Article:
The Islamic State group destroyed Mosul’s 12th century al-Nuri mosque and its iconic leaning minaret known as al-Hadba, when fighters detonated explosives inside the structures last night, Iraq’s Ministry of Defense said.
The mosque has dominated Mosul’s skyline for centuries and is pictured on Iraq’s 10,000 dinar bank note. Iraq Prime Minister Haider al-Abadi said that the ISIS’s act of destroying the mosque implied that this was “an official announcement that they have admitted their defeat” in the eight-month-old battle of Mosul.
This was the same mosque from where ISIS leader Abu Bakr al-Baghdadi had declared the creation of the caliphate in 2014 after his fighters took control of Mosul and swept through other parts of northern Iraq and Syria. The black flag of ISIS had been fluttering over the leaning minaret since June 2014.
The militants blew up the mosque and its minaret as Iraqi forces came within about 50 yards of the building, according to Iraq’s joint operations command, which published a video that appeared to back up its claim, showing a blast emanating from the complex.
The Islamic State’s Amaq News Agency contended that the mosque was destroyed in a U.S. airstrike, which the U.S.-led coalition denied.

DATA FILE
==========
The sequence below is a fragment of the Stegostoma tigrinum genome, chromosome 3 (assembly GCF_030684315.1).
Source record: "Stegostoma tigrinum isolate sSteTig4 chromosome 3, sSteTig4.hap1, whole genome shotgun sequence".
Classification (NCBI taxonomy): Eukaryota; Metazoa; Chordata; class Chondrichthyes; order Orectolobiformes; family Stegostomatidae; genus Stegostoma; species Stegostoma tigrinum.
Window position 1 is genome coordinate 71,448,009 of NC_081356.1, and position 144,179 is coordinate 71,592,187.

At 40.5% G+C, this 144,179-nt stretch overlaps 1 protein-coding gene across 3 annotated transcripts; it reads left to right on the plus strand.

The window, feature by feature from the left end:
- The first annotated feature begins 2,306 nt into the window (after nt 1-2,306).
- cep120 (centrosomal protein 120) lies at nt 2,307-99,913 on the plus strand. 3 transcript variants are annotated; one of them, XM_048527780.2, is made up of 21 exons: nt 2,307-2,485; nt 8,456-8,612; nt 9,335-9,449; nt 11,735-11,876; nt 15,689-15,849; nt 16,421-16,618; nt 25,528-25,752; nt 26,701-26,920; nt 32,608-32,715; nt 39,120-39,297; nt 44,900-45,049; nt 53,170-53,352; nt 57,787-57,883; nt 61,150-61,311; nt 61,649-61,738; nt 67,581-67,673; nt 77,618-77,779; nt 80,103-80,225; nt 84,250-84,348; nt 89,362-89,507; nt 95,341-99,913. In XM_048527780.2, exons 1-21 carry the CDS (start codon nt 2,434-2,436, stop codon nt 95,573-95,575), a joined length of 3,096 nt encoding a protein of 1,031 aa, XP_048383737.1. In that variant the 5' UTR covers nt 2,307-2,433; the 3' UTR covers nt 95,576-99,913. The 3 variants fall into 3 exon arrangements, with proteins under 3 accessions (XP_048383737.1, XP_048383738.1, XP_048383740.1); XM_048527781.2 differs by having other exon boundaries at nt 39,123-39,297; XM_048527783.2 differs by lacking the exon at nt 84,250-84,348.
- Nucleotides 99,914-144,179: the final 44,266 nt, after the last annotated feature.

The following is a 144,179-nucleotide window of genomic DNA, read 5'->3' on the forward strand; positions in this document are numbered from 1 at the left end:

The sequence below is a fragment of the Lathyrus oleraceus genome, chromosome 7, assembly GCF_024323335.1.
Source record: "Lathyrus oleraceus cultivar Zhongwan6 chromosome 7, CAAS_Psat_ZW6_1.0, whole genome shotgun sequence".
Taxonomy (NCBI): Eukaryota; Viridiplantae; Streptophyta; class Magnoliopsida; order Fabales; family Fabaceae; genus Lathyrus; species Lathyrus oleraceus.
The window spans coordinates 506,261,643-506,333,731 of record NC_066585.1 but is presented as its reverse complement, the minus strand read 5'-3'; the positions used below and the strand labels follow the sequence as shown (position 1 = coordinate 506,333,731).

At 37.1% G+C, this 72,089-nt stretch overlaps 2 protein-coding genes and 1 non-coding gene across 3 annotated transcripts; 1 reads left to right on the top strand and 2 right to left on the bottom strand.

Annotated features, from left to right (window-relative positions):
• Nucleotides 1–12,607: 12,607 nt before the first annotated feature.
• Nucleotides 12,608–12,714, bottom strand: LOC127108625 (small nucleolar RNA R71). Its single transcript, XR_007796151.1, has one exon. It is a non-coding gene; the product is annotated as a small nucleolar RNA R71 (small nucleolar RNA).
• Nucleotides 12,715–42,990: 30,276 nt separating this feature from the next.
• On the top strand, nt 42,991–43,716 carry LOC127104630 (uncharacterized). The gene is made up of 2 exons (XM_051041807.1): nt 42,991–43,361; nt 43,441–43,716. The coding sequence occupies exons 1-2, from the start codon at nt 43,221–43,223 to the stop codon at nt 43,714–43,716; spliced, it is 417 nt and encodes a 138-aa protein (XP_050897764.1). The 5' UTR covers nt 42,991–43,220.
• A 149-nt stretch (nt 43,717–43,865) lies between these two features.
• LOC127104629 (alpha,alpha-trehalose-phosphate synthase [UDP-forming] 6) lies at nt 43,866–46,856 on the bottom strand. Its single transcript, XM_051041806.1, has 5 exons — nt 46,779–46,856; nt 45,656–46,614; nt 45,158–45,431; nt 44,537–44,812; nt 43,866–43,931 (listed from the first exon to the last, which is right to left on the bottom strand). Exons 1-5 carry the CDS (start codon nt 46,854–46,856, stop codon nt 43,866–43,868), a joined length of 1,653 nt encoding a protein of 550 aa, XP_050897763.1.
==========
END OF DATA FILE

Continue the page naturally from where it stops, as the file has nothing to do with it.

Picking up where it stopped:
“We can confirm that the al-Nuri mosque was destroyed,” said Col. Ryan Dillon, a spokesman for the U.S.-led coalition. “It was not as a result of coalition strikes. We did not strike in that area this evening.”
Over the past eight months, Iraqi security forces have slowly squeezed Islamic State militants into Mosul’s historic city center, around a square mile of territory on the banks of the Tigris. The city’s most symbolic landmark, the Great Mosque of al-Nuri, was tantalizingly near.
It was in the mosque that Abu Bakr al-Baghdadi, the Islamic State’s leader, made his only public appearance three years ago, declaring himself “commander of the faithful” and calling on all Muslims to travel to the group’s self-declared caliphate.
A month later, some Mosul residents said that the militants rigged the 50-yard-high Hadba with explosives as part of a campaign to destroy anything that may be considered idolatrous. It was only saved by incensed residents who gathered around it to protest.
“It would have been a blow to [ISIS] propaganda if the mosque was recaptured intact,” said Hassan Hassan, a senior fellow at the Washington-based Tahrir Institute and co-author of “ISIS: Inside the Army of Terror.” “It would have been the most symbolic blow within its most symbolic stronghold.”
But Hassan said it was puzzling that the group would destroy the mosque itself now, rather than hunkering down to fight inside it and forcing the Iraqis or the U.S.-led coalition to destroy it.
An IS statement posted online shortly after the Ministry of Defense reported the mosque’s destruction blamed an airstrike by the US for the loss of the mosque and minaret. The US-led coalition rejected the IS claim.